If one has to go, it should go gracefully. It should go off into the sunset, foot-by-foot, mile by mile and in the case of the Tappan Zee Bridge in New York City, bit by bit.
Fellow pontist and photographer Dan Murphy had an opportunity recently to take a photo of both the new bridge and the old one, spanning the Hudson River connecting New York with New Jersey, and with that, the suburbs on both sides. The new structure, a pair of cable-stayed suspension bridges, whose towers are V-shaped are now opened to all traffic, providing a key connection to the Big Apple and other key areas along the East Coast and into New England via Thruway. The old structure, a 1954 steel cantilever through truss bridge with Warren truss design is slowly disappearing into the sunset.
And as one can see much more clearly, work has already begun taking apart the cantilever bridge itself after removing several deck truss spans, one by one.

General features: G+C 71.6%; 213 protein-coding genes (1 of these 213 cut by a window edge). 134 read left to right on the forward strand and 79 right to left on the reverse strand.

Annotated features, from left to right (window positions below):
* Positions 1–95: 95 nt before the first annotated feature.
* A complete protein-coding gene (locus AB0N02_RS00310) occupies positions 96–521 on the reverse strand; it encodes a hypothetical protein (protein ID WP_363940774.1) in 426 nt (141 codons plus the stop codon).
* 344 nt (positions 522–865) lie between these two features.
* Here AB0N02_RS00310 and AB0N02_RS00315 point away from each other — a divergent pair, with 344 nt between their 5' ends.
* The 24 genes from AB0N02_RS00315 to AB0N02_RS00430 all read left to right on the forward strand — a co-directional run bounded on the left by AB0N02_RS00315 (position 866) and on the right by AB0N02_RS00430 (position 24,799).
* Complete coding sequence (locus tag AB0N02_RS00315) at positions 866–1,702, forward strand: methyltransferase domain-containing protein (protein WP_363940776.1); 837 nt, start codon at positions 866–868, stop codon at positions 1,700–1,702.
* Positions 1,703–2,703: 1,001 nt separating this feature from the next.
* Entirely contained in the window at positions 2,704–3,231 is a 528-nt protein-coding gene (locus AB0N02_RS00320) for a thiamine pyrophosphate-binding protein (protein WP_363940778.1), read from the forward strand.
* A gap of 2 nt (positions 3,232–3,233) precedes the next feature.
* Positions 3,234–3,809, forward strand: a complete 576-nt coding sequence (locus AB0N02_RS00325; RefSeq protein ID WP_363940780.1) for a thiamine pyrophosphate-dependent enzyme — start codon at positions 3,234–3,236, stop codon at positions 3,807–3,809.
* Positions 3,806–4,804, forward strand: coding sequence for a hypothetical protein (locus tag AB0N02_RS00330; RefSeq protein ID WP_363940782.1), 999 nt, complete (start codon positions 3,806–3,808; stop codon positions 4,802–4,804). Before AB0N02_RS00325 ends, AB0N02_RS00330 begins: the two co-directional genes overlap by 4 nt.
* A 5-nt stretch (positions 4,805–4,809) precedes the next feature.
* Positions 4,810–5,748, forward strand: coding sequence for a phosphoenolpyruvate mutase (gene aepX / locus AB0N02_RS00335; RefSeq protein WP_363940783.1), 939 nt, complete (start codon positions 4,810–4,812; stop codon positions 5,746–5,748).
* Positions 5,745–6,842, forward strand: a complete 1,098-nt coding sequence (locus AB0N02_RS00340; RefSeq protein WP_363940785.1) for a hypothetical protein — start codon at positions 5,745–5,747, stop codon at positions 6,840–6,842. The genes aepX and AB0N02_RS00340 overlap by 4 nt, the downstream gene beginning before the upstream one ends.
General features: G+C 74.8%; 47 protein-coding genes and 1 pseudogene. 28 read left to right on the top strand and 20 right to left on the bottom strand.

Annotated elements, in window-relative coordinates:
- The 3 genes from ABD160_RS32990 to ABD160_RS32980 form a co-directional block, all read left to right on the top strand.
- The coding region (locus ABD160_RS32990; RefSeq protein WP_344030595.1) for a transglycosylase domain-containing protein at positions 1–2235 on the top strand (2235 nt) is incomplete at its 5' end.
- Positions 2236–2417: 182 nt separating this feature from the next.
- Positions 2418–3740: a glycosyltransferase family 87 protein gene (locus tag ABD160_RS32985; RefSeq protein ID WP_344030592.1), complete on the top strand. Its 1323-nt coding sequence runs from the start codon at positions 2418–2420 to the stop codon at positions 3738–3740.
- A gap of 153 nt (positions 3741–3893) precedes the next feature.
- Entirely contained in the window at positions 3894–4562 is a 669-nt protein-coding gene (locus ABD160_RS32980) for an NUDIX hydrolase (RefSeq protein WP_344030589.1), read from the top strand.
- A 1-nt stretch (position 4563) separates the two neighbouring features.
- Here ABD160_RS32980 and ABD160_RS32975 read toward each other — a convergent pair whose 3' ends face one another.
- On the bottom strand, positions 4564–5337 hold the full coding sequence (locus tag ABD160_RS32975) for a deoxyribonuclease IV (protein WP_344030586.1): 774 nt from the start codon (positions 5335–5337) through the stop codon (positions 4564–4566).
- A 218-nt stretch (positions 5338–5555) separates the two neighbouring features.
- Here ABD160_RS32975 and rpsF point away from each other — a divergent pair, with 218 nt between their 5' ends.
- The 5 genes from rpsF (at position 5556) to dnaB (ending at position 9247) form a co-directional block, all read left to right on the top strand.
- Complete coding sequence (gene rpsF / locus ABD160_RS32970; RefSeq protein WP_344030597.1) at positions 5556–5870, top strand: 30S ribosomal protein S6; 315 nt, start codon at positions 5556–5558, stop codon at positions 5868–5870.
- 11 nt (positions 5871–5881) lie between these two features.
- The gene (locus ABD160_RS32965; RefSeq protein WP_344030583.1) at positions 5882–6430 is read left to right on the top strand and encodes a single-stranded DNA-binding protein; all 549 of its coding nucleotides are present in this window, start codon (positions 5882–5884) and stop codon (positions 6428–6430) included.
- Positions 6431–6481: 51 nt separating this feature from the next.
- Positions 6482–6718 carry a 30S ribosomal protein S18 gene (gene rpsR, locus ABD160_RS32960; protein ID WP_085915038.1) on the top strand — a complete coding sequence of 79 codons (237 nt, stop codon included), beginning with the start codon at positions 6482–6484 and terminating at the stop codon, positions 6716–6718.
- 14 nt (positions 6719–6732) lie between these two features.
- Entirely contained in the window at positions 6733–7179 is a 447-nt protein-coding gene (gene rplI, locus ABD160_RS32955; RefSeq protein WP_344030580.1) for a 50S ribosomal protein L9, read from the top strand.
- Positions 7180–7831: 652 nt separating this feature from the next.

The old bridge is scheduled to disappear into the sunset by the end of this year. However, not everything will be scrapped, recycled and reused for other purposes. The bridge will be reused in multiple sections in Allegheny County, Pennsylvania, which includes the City of Pittsburgh. How and where they will be reused is unknown. It is known that the bridge will disppear with the setting sun soon. And with that, a piece of history that will be seen in the history books, unless one wishes to see sections of them in Steelers country. 😉
Special thanks to Dan Murphy for allowing use of the photos to be posted. More can be seen in the Bridges page on facebook. To learn more about the Tappan Zee Bridge, check out this article here.